Here are some really good ones that are less famous:

"Million Dollar Bash"
"You Ain't Goin' Nowhere"
"Dear Landlord"
"Tell Me That It Isn't True"
"Never Say Goodbye"
"Where Are You Tonight?"
"The Ballad of Frankie Lee and Judas Priest"
"Heart of Mine"
"Neighborhood Bully"
"Jokerman"
"What Was It You Wanted"
"Everything is Broken"
"Standing in the Doorway"
"Summer Days"
"Po' Boy"
"Sugar Baby"
"Lonesome Day Blues"
"Spirit on the Water"
"Thunder on the Mountain"

lee david said...

Thirsty Boots (Eric Anderson)

John Stodder said...

And well, Bob Dylan, "Boots of Spanish Leather."

lee david said...

I wouldn't say that the world is lucky to have his voice. His voice in itself is not very good but he does put all he's got into it. I would say that the uniqueness of his voice made him stand out from much of the competition at the time that he started to make it and therefore drew attention to many of his other better attributes.

The phrasing, intonation, and the cadence of his delivery ripped apart the standards for how pop songs should and could be approached as a vocalist. The drama of the delivery overcame the relative deficiencies in his voice as a singer.

The sheer volume of his songwriting output may be unparalled. The number of his songs that have been recorded by him and others would have to be up at the very top of the list of writers having their songs recorded and released.

This is evidence of his massive talent as a musician and a writer that is sometimes clouded by the same qualities of his voice that stood him apart in the beginning.

My bet is that if he isn't already, he will be the most covered single writer in music history.

Ann Althouse said...

"And "Brown Shoes Don't Make It" from Zappa."

Makes me remember: "Bow Tie Daddy."

There must be a lot of "dress" songs... like "Devil With the Blue Dress."

There's a Donovan song: "I Love My Shirt."

lee david said...

She wore Blue Velvet.

Bluer that blue were her eyes.

lee david said...

I've got a band new pair of roller skates.

lee david said...

Tight fittin jeans (Conway Twitty)

John Stodder said...

The great Maria McKee has at least three great "dress" songs:

"If Love is a Red Dress (Hang Me in Rags)" by Maria McKee, which is on the Pulp Fiction soundtrack.

"Drinking in My Sunday Dress," which was recently covered by budding country star Susan Haynes.

"This Perfect Dress"

Jeremy said...

For the "people worthy of being in a top 100 greatest songs list":

There are probably others, but Leonard Cohen, Bob Dylan, Jacques Brel, and Phil Ochs (for "Crucifixion," a song you probably haven't heard, and more's the pity) deserve to be on such a list.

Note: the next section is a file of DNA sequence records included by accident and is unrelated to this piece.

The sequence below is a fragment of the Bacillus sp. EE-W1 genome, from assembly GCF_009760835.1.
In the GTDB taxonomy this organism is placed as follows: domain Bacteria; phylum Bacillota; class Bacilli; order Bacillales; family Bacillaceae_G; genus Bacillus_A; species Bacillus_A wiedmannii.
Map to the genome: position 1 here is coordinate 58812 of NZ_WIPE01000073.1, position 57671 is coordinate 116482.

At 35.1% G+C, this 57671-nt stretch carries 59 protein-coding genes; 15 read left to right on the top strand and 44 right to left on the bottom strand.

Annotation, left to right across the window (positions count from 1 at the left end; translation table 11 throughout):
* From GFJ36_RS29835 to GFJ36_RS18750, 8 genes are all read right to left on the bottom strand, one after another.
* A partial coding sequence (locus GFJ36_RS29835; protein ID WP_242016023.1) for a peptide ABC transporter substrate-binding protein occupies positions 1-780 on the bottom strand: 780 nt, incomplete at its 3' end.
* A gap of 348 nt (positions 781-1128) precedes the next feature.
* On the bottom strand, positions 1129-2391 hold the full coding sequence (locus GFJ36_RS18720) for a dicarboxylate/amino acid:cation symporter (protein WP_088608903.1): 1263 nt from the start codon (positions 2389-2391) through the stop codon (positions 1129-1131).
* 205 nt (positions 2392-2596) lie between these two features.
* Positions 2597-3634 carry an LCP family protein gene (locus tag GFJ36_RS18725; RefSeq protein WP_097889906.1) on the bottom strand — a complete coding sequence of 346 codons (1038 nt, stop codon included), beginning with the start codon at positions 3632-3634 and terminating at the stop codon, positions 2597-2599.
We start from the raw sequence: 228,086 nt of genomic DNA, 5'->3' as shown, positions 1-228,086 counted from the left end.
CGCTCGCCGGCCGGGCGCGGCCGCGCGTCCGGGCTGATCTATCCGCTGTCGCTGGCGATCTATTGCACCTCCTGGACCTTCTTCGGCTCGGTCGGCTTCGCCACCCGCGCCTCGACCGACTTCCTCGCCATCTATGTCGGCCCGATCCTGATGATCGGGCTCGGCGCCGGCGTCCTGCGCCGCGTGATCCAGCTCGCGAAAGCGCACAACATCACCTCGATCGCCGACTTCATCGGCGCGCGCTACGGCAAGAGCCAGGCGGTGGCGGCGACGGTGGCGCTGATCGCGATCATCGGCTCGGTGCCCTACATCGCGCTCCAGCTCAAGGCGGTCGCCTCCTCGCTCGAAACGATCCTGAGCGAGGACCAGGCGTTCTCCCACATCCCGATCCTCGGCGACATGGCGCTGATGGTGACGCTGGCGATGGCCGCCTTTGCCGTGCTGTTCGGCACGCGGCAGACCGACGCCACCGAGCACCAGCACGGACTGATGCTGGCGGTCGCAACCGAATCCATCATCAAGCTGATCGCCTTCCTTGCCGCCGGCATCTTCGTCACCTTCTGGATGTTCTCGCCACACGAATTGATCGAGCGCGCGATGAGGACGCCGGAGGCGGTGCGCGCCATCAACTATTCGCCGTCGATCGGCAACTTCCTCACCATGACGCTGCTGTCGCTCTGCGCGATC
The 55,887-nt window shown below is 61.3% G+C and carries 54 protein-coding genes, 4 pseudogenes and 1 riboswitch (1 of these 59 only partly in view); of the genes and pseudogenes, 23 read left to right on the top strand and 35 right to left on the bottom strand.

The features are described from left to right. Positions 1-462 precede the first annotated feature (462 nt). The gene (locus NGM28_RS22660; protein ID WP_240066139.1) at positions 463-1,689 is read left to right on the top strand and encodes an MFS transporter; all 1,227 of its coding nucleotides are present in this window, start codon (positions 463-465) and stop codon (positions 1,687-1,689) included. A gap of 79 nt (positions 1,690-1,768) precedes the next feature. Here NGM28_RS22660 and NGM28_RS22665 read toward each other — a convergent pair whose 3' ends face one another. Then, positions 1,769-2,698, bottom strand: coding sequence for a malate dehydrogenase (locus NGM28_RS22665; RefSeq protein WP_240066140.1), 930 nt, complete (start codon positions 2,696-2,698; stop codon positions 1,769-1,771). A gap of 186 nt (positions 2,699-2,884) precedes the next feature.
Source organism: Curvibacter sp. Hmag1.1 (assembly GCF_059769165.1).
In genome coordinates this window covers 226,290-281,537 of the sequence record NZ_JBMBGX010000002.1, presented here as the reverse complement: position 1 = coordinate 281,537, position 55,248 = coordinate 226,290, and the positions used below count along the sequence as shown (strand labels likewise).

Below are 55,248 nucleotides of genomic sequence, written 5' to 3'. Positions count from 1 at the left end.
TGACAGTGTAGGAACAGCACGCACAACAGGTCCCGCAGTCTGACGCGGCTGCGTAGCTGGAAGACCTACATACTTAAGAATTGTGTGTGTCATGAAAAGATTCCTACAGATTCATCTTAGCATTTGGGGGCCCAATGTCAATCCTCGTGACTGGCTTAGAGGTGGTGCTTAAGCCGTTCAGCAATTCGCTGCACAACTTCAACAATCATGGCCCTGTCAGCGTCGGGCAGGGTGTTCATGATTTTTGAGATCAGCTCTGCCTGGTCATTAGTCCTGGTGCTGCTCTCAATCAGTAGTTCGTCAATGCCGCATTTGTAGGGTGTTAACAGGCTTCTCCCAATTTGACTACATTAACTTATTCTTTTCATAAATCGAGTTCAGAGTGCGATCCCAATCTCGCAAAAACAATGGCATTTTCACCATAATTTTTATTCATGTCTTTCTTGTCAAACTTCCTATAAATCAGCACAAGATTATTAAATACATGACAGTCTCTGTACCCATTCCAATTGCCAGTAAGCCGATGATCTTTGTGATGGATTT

There are a lot of amazing Bob Dylan songs, but my two current favorites are probably "Girl From the North Country" and "One More Cup of Coffee (Valley Below)."

lee david said...

She was a "long cool woman" in a black dress (Hollies)

lee david said...

Long black veil (The Band and Johnny Cash did the most popular versions)

Chip Ahoy said...

Isis
Black Diamond Bay

Ann Althouse said...

"Venus In Blue Jeans."

Mindsteps said...

1. IDK

2. "Sweatheart like you"
"You're gonna make me lonesome when you go".

3. Van Morrison, Hoagy Carmichael, Rogers and Hammerstein, Stevie Wonder, Of course Lennon and McCartney, Bacharach and David, George Jones, Harold Arlen, someone already mentioned Smokey Robinson, but I'll add Holland-Dozier-Holland of Motown fame

skip to 6. Cheap Sunglasses

Hoosier Daddy said...

I still contend that Bob Dylan sounds like a castrated cat who drank too much Southern Comfort.

But music appreciation was never my strong suit.

Sheepman said...
This comment has been removed by the author.
Sheepman said...

In answer to some of the questions.
1. I'm stumped and I didn't see an answer in the postings. I don't think the answer hinges on any of the key words; "world", "lucky" or "voice"
2. I've never had one song that has been an all time favorite. There are at least 50 songs that I consider to be top shelf Dylan songs.
3. Very good. I think Dylan's top 100 would compare favorably to the other composers mentioned here.
4. ...

amba said...

"Chantilly Lace" . . . doesn't say what garment it is, but like "Nights in White Satin" that makes t''''''''''''''''''''''''''''''''''''''''''''''''''''''''''''''''''''''''''''''''''''''''''''''''''''''''''''''
(that was actually me falling asleep! Performance art?) that makes it more intriguing.

Sheepman said...

Don’t ask me. Two of my favorites “If Not For You” (64) and “Senor (Tales of Yankee Power)” (100) didn’t even make the top 50 on the Mojo readers’ list."

The Mojo list was for the greatest songs, which I view as being different than favorite songs. I consider a song like, "The Lonesome Death of Hattie Carroll" to be a great song, but it is not one of my favorites to listen to. Conversely, a song like "The man in me" is not a great song, but I enjoy listening it to it.